[bitc-dev] White space
bklooste at gmail.com
Tue Aug 10 01:56:00 PDT 2010
>Ben Kloosterman wrote:
>> Disclosure My functional experience is limited to Lisp and Ocaml and
>> learning curve was steep...and hence my comments :-)
>You should try Haskell. The learning curve is certainly steep, but the
>results and the rewards are much nicer.
Maybe later :-) At the moment most of my work is system related so I'm
stuck with C and waiting on BitC to see if its suitable..eg im currently
protyping and seeing if it's worth using non temporal instructions to
minimize cache pollution and need to do some 16 byte alignment for SSE2.
>With how ubiquitous lists are in functional languages, I'd think that
>(a::b::c::zs) is preferable to (Cons a (Cons b (Cons c zs))). Are you
>suggesting we say (Pair x y) instead of (x,y) ?
Actually for initializing data lists etc most people won't mind a special
syntax and I rather have a specific definition for construction , what I
dislike is :: then being used in the logic I would much rather see something
like first or prepend which are both clear ( if you need to prepend a lot
of static data just declare it and then prepend the lists ). This is similar
to the comments on C++ stream operator . The symbol seems to encourage
people to throw logic in and once you see a shift and a ",1" in cout line
it takes a while to decipher.
A language should subtlety discourage users from doing this and Java and C#
do well. Having a different initialization syntax while not as elegant means
there is less initialization in logic.
I don't know why it is but when I write c I put a lot more logic per line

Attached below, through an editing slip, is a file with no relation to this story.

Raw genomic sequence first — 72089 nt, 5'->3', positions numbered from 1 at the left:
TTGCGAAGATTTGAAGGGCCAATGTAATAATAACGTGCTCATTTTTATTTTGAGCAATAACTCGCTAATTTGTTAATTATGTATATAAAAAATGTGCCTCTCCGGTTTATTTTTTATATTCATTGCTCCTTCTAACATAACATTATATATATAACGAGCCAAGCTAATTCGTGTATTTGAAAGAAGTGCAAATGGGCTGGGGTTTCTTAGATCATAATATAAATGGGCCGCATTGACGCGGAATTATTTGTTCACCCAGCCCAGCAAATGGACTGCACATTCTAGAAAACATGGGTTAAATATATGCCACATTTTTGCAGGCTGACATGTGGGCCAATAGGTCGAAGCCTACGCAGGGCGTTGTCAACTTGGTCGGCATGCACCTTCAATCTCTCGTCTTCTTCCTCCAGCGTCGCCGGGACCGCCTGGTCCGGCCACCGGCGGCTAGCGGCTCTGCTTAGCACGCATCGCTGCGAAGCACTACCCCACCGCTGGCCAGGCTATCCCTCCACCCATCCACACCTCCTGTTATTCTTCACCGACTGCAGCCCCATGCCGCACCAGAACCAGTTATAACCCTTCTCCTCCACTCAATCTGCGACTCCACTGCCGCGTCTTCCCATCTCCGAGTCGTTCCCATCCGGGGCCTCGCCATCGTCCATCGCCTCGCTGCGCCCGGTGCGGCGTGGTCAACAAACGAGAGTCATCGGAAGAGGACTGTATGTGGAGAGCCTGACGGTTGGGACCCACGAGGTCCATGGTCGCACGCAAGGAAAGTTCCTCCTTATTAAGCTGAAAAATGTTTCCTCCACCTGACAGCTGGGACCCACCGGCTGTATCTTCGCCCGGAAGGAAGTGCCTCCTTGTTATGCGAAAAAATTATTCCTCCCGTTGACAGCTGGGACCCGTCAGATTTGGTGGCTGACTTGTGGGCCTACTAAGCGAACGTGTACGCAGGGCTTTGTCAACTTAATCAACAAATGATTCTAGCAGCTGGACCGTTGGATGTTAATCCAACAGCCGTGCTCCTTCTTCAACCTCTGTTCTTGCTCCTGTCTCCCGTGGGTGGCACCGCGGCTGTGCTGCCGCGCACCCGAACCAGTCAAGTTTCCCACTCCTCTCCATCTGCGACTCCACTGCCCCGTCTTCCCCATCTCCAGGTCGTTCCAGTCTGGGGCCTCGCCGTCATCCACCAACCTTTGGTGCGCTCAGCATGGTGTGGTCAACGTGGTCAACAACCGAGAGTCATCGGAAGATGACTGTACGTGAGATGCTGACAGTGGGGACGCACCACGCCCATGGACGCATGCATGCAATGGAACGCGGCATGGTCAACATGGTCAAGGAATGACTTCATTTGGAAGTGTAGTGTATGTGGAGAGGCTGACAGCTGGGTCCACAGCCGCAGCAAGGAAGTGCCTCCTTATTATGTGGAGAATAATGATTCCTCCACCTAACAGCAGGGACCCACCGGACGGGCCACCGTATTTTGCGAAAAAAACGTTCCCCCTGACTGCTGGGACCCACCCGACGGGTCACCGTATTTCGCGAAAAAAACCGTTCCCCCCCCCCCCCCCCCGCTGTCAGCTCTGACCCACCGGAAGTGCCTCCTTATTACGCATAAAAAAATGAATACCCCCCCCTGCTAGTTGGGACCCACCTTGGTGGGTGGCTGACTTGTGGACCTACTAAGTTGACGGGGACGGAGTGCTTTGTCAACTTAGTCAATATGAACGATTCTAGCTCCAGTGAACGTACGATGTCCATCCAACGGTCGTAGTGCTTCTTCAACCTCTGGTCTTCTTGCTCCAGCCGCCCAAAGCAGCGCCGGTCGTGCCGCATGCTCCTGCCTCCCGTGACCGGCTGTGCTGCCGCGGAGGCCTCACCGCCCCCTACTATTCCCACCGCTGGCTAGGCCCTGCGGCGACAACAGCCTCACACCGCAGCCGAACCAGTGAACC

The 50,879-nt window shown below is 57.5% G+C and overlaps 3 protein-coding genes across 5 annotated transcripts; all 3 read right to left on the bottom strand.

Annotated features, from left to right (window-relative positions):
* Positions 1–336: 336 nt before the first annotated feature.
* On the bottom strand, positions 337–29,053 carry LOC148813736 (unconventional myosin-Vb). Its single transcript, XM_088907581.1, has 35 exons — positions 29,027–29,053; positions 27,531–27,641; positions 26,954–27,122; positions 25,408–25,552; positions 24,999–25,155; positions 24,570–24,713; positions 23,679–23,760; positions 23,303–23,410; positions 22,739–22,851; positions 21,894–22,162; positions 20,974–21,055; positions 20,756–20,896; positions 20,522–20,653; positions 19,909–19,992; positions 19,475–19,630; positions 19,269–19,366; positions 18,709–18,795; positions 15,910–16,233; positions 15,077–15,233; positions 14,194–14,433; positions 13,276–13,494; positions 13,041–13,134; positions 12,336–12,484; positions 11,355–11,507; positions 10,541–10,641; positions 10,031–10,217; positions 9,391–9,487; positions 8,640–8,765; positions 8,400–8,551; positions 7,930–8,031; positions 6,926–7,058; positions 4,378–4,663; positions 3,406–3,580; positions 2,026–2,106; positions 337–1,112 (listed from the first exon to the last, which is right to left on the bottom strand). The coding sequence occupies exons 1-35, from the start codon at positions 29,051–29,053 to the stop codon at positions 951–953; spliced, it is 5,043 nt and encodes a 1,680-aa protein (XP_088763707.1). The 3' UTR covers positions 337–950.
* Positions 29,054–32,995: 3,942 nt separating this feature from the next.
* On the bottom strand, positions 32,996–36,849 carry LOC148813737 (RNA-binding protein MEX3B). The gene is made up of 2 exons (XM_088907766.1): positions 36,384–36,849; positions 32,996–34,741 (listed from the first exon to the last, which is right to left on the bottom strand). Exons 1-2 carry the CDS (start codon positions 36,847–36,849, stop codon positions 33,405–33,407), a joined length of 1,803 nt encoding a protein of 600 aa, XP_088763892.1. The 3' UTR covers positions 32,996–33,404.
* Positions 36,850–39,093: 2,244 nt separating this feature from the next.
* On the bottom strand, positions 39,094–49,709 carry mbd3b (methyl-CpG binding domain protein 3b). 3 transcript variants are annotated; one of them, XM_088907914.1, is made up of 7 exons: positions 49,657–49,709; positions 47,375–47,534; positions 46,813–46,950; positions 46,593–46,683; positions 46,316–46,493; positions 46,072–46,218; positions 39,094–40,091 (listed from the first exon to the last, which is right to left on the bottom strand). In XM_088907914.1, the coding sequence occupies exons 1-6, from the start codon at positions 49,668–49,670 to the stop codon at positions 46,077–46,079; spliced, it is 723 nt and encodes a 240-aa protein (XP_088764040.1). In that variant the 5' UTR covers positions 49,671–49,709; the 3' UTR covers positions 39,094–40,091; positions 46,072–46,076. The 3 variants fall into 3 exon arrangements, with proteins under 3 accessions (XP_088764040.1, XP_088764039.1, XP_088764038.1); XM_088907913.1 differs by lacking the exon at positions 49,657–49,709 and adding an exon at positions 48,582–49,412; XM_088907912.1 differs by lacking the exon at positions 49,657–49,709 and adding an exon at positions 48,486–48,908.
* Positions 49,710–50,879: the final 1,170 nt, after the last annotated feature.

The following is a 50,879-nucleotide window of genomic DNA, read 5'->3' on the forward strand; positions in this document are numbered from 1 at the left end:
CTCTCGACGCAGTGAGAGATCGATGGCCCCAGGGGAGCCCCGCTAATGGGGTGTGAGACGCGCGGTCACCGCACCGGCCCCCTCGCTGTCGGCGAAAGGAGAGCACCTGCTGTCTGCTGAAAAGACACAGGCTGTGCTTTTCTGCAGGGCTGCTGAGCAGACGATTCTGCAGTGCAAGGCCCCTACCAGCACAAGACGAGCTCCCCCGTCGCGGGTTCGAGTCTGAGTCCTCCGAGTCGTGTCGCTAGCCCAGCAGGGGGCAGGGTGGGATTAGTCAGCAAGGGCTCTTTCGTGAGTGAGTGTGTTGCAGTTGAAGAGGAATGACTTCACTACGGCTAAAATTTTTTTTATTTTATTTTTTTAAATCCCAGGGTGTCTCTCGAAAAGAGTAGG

etc but I don't in C# and Java. And its not just me it's a lot of code I see
. Im no language expert maybe you guys can say why , maybe it's due to the
fact that in c you often use small variables ( i,j,k are ubiquitous) and
human beings don't like to see lines with few characters so the more compact
the symbols the more logic you get per line.
>Certainly people will differ in where they draw the line between nice
>and succinct vs line noise. But I don't think that eschewing symbolic
>function names is really the solution. That way lies LISP. While the
>Lispers and Schemers will defend s-expressions to their death, that has
>been and continues to be one of the major impediments for people
>adopting languages in that tradition.
I agree it's a not a case of one or all but where to draw the line. The fact
that C style languages already have a fairly full symbol list for working on
mutable data means we are going to get a lot of operators...so it's wise to
go gentle in the functional direction
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